Equally, rewards and recognition can be an important part of providing staff with positive feedback to fuel motivation. To ensure you effectively motivate staff, praise and rewards should be non-routine, given unexpectedly after great work, and should focus on the strategy and effort rather than the outcome or result. Ensure that these do not become predictable and thus expected, and that you are not unintentionally encouraging the wrong type of behaviour or motivation in future.
4. Let go of controlling productivity measures that are not related to success
Hours worked, reports produced, calls made, leads generated. These measures all create a perceived sense of productivity – like you are getting your money’s worth out of your staff. It’s highly unlikely that any of these activities more than loosely correlate to the long-term success of your business though. They fill the day and create a reason to be present from 8:30-5:30 at the cost of motivation and real results.
This sense of control and measurability is the very thing holding your business back, but it is a very difficult thing for leaders to give up. Such change must come from the top-down.
Providing intrinsic motivation requires relinquishing control and trusting employees’ innate desire to self-motivate.
5. Promote staff based on results and their capacity to thrive at the next level, not based on ‘presenteeism’, tenure, or next-in-line measures.
Working the longest hours, having 10 years in the job and / or being a technical genius does not provide one with the resources to be a successful and effective manager of people, yet too often these are the criteria that result in promotions. Promoting staff on these kinds of criteria sets your business up for significant staff motivation and retention issues. A fully effective workforce MUST be able to connect well and trust their manager. Likewise, a good manager must have the social skills to empathise, mentor and motivate a team.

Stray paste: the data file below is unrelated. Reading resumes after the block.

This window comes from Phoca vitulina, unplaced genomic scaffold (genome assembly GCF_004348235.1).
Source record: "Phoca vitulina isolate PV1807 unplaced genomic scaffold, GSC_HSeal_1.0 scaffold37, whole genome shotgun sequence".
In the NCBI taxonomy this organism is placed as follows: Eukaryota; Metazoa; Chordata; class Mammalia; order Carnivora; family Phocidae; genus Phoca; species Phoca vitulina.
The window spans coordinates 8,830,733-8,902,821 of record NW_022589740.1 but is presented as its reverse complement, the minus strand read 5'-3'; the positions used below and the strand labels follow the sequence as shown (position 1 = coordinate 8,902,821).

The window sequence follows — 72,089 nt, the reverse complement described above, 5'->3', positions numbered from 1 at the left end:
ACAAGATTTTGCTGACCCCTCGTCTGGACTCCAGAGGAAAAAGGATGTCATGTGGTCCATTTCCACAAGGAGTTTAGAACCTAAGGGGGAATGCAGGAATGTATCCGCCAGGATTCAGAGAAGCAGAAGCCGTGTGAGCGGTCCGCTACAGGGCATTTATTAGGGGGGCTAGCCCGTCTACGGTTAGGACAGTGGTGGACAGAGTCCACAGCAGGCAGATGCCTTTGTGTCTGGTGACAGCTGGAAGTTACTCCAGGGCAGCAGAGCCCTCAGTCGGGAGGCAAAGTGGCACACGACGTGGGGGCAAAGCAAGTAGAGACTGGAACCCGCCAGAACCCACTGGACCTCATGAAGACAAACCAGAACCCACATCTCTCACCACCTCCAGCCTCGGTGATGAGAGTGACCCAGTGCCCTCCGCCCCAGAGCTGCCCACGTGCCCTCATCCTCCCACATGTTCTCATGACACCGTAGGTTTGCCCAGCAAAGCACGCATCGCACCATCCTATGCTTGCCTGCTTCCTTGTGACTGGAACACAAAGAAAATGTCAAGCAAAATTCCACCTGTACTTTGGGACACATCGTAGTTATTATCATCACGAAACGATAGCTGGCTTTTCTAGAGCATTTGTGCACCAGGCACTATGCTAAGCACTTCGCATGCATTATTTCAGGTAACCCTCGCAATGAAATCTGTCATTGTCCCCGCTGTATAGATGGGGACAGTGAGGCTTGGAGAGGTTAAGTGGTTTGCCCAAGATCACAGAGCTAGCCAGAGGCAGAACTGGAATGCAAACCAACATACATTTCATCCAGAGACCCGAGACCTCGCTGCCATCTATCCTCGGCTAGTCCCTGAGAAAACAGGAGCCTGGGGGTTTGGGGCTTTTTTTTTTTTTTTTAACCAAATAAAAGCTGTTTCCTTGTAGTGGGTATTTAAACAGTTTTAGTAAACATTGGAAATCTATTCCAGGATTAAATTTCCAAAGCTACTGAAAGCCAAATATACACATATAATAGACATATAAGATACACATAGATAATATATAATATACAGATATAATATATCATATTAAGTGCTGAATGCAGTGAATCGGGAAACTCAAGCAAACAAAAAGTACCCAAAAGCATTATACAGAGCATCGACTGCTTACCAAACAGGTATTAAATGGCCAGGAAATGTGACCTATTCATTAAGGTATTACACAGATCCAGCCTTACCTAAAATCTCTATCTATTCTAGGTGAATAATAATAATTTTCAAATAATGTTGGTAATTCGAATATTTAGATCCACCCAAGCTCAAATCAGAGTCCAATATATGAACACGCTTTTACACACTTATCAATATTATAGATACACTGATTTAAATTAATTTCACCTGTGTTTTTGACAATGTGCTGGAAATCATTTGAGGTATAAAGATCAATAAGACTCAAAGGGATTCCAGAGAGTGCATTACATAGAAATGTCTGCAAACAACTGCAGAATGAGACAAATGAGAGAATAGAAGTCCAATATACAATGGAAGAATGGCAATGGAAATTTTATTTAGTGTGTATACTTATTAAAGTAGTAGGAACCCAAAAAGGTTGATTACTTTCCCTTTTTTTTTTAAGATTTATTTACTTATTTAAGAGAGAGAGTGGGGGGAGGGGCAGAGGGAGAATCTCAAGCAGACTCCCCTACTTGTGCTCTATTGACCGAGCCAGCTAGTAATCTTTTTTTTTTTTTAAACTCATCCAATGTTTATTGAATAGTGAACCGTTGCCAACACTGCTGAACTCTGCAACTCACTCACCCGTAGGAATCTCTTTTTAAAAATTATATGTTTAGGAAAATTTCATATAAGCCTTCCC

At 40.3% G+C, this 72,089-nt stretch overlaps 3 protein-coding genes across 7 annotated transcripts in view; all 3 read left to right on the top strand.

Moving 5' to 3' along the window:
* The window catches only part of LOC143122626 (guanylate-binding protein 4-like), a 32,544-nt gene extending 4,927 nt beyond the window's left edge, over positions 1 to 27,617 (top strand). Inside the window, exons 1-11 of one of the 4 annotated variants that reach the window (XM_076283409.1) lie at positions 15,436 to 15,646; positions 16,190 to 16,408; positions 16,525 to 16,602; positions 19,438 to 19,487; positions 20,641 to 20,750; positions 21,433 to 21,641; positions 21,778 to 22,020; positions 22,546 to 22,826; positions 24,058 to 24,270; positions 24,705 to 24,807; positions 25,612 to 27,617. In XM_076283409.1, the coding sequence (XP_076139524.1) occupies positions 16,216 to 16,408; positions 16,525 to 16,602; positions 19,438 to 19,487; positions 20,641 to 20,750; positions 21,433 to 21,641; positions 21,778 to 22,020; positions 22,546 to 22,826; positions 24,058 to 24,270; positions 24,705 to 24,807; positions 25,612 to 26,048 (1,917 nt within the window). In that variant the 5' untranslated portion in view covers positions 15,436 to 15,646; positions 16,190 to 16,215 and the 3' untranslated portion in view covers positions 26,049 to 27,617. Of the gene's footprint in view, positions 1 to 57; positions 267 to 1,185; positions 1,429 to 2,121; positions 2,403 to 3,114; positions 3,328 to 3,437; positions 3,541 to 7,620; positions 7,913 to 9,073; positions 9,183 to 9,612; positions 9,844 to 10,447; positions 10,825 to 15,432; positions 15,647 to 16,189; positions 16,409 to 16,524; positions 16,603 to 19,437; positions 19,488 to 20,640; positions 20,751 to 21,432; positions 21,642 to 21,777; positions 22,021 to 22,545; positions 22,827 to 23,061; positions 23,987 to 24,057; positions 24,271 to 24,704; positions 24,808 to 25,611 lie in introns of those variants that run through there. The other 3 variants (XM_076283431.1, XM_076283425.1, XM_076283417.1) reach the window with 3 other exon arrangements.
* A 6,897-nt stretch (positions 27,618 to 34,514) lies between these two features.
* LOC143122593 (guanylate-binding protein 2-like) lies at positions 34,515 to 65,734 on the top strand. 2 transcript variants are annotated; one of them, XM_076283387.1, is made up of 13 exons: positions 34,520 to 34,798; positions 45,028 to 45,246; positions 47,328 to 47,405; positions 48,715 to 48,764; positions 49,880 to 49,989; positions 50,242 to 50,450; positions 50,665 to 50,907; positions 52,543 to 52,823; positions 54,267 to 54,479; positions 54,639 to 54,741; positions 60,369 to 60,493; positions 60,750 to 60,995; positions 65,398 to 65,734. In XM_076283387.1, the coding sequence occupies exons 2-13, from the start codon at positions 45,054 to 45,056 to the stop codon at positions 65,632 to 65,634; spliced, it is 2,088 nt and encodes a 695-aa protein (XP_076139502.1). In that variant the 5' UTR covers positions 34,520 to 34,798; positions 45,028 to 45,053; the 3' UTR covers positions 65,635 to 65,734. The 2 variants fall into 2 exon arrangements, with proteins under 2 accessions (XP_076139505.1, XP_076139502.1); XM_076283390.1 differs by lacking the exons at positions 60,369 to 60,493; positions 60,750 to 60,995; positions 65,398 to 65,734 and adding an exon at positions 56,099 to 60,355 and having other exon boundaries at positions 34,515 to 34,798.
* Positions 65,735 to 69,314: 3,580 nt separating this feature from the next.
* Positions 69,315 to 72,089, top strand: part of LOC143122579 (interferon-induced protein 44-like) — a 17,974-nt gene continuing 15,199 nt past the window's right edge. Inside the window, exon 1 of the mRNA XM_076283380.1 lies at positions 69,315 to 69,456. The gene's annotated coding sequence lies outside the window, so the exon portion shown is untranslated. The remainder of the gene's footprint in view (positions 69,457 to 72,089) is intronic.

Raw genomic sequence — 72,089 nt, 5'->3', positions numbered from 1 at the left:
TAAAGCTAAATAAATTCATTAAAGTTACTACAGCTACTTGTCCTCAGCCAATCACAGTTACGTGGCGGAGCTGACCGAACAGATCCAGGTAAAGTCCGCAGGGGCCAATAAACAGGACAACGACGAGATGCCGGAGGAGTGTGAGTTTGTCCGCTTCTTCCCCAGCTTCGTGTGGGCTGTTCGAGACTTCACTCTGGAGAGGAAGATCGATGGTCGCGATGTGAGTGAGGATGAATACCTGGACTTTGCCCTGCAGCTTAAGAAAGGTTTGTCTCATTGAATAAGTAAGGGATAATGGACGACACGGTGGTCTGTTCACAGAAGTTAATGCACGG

As the saying goes, people join a company, but leave a manager.
How to create a workplace that fosters genuine staff motivation
Understand how human motivation really works
Unsurprisingly, employee motivation operates on the same principles as all human motivation. Pink outlines the science, showing us that there are three essential elements:
- Autonomy: the desire to direct our own lives
- Mastery: the urge to get better and better at something that matters
- Purpose: the yearning to do what we do in the service of something larger than ourselves
Over and over, case studies demonstrate the truth of this theory, yet businesses cling to the old paradigm of management. Management that thwarts autonomy through supervision and regulations, compromises the pursuit of mastery through distracting incentives and awards, and fails to provide a meaningful purpose by focusing on measurable, but often irrelevant KPIs rather than genuine results.
The change you need to genuinely harness the potential of your staff and take your business to the next level is relatively straight forward, but requires a significant shift in thinking.
The next and final part in this series provides practical guidance on how to create a workplace environment based on autonomy, mastery and purpose.